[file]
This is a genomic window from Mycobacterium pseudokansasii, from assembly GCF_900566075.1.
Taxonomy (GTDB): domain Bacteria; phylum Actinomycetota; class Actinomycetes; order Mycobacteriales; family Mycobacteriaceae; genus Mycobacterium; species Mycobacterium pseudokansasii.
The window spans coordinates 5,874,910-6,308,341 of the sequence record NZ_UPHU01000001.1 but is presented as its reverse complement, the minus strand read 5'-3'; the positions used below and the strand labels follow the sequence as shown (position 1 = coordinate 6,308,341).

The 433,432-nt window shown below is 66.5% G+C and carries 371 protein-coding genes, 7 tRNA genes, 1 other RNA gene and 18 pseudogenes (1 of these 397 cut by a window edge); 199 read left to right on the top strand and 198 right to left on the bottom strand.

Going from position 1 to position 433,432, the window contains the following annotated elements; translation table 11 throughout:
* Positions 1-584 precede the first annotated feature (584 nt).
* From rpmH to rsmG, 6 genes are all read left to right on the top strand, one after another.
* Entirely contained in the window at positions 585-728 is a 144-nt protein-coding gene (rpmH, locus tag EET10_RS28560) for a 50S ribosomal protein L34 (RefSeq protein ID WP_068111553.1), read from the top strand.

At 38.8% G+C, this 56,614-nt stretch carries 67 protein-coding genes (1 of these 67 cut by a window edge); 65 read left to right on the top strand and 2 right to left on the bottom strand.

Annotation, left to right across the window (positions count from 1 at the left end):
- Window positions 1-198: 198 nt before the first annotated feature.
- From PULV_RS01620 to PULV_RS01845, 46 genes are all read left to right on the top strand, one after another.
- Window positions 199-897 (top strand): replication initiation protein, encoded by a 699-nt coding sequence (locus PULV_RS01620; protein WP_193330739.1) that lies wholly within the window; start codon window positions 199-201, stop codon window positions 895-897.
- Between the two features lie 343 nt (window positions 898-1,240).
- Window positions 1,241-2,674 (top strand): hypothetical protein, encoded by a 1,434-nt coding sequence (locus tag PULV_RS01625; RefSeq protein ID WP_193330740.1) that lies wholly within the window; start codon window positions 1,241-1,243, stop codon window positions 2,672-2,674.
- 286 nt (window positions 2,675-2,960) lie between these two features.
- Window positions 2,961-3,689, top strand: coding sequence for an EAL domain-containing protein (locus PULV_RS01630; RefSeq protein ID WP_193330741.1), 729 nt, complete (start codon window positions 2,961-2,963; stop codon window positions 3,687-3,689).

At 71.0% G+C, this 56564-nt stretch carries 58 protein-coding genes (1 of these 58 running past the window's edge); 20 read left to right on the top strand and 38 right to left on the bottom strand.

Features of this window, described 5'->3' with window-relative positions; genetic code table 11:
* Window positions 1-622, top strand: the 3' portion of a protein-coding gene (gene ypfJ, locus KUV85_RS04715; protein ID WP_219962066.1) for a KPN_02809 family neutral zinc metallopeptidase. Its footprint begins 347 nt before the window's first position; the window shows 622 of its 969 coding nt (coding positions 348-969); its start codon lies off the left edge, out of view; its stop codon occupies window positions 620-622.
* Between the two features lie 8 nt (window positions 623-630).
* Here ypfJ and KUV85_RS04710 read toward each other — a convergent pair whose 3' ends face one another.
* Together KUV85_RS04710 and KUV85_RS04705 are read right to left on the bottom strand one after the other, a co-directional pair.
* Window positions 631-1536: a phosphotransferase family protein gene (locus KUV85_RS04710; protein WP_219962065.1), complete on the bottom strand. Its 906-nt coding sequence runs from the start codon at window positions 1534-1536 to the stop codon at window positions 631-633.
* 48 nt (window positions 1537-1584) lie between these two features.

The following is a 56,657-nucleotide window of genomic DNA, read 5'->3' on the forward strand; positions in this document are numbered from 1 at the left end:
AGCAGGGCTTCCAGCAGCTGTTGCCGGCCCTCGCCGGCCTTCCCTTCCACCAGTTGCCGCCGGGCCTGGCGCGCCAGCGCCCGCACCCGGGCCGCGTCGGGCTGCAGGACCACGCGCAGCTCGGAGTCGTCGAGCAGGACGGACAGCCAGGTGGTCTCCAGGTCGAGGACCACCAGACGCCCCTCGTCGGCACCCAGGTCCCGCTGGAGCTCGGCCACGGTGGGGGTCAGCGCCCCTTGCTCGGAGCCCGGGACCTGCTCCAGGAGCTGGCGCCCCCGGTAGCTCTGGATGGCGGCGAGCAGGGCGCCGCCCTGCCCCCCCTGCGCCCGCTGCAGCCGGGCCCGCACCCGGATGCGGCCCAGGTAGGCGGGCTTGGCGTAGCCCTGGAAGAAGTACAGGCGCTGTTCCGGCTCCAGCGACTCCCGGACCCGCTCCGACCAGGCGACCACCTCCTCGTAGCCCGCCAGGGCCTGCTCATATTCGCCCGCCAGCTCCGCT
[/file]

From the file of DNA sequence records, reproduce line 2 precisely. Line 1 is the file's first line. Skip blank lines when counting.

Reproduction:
Taxonomy (GTDB): domain Bacteria; phylum Actinomycetota; class Actinomycetes; order Mycobacteriales; family Mycobacteriaceae; genus Mycobacterium; species Mycobacterium pseudokansasii.